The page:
• Plan a Specific Event for Holiday Visitors.  If you can, plan an entry point event in the near future that will meet the needs of your holiday visitors.  Although inviting them to a specific church function is better than nothing, you want your visitors to feel that you’re there for them.  The more barriers they feel in learning the UU lingo or having to get comfortable in a sea of strangers, the less likely they are to come back.  Think about if you were visiting your congregation for the first time during the holidays, what would you be most inclined to come back for?  Your congregation may already be engaging in post-election actions for justice, so that’s a great place to start. Or what about a newcomers or Intro to UU group starting in January?  A coffee  and tea gathering with the minister?  A new parent group with childcare?  Find where your unique offerings and ministry can provide, and match it with the people you’re most likely to meet during the holidays.
  • Invitation to Reflect and Connect.  Perhaps during the service, or through visitor cards, ask people what their needs are.  Acknowledge that the holidays sometimes ask a lot of us, and that we’re here to listen and find ways to meet those needs.  During the December holidays, many people are looking for warmth.  If you’re providing a New Year’s related service, you may also have them reflect on their skills and strengths, and how they want to contribute to the world around them.  In January, people are often ready to be transformed and develop healthy and life-giving habits.


  • Offer a Gift.  Buy or ask volunteers to donate some baked goods, candies, cards, UU CDs, books, or any other small, inexpensive gift.  The Principles and Sources bookmark or the new UU World Seeker Issue may be good choices if you don’t have something available locally.  Attach a card with your congregation’s service times or invitation to a specific event for visitors.  This lets people know that you consider it a privilege that they chose your congregation to visit.  It’s a way to thank them for sharing themselves with you, even for a short visit.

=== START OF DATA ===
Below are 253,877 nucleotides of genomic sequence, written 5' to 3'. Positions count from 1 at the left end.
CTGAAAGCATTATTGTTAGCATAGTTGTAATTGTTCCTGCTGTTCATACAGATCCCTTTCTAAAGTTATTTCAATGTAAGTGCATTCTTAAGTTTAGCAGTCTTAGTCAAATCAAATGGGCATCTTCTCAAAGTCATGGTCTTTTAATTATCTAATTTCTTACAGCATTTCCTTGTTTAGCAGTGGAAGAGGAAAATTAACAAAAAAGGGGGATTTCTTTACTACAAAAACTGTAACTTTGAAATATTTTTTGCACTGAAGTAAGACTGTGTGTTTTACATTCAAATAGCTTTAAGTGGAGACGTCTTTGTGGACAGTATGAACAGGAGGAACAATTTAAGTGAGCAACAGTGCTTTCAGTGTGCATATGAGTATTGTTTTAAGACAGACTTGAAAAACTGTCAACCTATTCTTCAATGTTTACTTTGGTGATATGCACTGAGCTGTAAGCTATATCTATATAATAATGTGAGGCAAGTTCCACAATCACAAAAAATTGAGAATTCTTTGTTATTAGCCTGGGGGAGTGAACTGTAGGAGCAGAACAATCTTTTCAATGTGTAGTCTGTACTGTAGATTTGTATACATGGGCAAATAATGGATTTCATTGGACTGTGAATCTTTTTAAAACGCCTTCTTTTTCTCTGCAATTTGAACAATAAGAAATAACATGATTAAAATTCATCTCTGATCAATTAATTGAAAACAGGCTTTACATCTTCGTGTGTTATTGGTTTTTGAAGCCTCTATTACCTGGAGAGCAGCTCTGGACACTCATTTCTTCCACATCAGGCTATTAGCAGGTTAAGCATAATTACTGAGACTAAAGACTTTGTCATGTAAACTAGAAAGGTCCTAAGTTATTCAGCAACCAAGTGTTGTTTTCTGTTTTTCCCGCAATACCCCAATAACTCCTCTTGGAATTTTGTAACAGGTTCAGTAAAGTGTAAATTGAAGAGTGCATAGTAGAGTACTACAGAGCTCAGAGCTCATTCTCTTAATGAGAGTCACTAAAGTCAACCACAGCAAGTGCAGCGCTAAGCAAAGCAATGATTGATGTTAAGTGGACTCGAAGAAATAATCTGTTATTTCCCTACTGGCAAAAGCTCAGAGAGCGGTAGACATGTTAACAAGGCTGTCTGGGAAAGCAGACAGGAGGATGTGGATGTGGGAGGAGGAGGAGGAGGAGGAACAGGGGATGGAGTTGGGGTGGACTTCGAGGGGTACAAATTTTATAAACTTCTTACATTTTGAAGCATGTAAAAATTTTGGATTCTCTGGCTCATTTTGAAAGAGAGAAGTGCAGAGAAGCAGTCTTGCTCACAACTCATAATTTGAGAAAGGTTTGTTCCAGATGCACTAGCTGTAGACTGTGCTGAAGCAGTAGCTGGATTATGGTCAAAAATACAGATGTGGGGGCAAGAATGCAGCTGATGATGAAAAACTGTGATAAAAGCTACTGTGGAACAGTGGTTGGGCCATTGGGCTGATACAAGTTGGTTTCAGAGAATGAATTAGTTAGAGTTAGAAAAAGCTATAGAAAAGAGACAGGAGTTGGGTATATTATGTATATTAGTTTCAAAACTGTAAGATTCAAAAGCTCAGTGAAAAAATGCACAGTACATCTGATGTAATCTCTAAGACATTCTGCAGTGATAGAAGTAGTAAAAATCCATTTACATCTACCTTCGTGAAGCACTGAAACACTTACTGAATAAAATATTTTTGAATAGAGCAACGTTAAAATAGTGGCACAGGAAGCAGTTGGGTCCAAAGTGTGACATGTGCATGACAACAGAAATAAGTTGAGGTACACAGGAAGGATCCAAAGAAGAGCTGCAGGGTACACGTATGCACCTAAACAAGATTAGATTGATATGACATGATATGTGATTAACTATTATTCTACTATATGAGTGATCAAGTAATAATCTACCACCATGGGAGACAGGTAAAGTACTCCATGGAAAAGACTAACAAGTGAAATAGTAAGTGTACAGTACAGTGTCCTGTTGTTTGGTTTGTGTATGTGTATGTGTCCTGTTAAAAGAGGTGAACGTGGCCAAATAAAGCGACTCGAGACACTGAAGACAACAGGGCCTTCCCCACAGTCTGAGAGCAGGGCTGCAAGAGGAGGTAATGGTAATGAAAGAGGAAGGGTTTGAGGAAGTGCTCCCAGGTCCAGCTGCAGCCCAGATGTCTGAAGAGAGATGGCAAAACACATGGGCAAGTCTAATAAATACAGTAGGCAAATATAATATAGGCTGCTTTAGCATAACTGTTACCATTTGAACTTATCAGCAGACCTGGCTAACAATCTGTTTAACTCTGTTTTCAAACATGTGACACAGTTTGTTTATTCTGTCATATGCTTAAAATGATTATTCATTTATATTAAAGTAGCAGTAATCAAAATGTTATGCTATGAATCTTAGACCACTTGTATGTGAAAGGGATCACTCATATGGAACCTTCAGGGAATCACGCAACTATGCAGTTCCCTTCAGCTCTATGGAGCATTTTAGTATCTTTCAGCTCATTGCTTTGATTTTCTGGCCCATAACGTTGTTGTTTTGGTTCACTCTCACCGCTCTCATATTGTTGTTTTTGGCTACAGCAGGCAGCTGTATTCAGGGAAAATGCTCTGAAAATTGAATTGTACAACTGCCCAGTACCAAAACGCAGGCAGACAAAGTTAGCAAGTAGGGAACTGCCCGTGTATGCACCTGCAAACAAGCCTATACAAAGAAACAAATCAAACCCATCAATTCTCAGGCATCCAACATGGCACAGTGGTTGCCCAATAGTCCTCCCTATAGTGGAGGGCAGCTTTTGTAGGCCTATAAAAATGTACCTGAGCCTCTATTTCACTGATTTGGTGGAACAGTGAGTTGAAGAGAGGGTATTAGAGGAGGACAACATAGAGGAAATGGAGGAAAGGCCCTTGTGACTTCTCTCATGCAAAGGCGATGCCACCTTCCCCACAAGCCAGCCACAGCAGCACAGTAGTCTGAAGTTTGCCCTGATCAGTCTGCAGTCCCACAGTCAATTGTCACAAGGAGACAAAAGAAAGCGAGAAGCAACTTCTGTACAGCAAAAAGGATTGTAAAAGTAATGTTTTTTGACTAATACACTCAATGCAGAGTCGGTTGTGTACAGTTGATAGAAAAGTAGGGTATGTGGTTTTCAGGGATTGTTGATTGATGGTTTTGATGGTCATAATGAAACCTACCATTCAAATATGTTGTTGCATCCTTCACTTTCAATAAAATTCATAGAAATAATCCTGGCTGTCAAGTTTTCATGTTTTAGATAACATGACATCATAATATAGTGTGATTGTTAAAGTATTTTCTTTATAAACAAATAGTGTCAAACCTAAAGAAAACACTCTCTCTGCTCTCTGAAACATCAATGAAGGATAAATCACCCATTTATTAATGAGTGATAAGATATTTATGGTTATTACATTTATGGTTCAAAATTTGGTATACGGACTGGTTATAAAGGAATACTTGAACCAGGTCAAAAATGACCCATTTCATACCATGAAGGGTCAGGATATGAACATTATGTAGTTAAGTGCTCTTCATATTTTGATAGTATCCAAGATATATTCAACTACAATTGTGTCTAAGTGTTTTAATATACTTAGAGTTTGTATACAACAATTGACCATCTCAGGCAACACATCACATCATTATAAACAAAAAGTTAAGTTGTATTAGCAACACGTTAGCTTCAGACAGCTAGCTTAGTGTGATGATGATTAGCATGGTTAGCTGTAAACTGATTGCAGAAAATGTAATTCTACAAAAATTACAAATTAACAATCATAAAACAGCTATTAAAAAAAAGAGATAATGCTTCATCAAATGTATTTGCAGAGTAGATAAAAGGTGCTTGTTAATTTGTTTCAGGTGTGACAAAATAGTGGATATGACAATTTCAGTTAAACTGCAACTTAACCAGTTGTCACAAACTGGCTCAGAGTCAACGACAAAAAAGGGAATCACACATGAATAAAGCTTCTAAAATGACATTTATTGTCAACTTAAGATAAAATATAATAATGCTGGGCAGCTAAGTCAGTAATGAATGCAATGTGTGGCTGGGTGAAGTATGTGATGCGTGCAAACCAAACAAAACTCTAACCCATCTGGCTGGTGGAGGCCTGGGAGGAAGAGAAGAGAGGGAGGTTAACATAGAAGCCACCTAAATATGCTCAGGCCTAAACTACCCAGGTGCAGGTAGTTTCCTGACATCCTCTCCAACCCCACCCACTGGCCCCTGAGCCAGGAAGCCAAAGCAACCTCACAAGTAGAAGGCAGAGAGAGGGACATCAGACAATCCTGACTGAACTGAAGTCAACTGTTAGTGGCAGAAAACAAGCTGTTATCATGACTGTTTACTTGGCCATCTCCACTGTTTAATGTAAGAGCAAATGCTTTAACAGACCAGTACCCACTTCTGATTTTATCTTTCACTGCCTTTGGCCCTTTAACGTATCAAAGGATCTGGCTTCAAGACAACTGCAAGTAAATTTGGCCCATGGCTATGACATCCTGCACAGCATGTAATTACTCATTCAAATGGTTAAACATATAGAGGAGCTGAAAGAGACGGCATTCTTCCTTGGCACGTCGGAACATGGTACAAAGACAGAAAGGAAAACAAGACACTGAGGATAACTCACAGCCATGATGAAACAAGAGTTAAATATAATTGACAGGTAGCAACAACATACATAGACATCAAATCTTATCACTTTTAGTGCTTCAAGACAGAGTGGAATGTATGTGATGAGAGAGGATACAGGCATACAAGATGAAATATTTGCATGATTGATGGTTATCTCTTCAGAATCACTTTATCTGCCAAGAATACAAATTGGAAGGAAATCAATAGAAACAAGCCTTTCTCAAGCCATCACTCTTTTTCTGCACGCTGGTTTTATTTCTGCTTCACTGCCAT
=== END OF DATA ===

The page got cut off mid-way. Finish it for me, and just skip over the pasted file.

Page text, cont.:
• Follow Up.  Setting up a series of 2 or 3 short automated email follow-ups lets visitors know that you’re still thinking of them and would like to connect again.  It’s also helpful for staff, who may be taking time off for the holidays and won’t be able to follow up until January.  Include a specific invitation in these emails, as well.


As always, practice empathy and make adjustments based on a visitor’s individual needs.  Understand that you’re holding space for complex needs.  Some are there to celebrate.  Some are hopeful.  Some are weary, tired, or at wit’s end.  And most are likely holding some combination of these at once.  We’re here to walk alongside, listen, and work toward a dream of what we want our lives and communities to look like in the future.  Next year, you’ll have an even better idea of who your congregation attracts during the holidays.

Spiritual, But Not Religious, My Hindquarters!

blog pictBoston, we have a problem. We UU’s are part of a religious movement that can’t seem to embrace religious ritual.


Yeah, we execute events and programs like Coming of Age, and Bridging, and the occasional holiday service, but when it comes to spiritual practice, we have some serious deficiencies. Don’t believe me? Well, here’s the proof: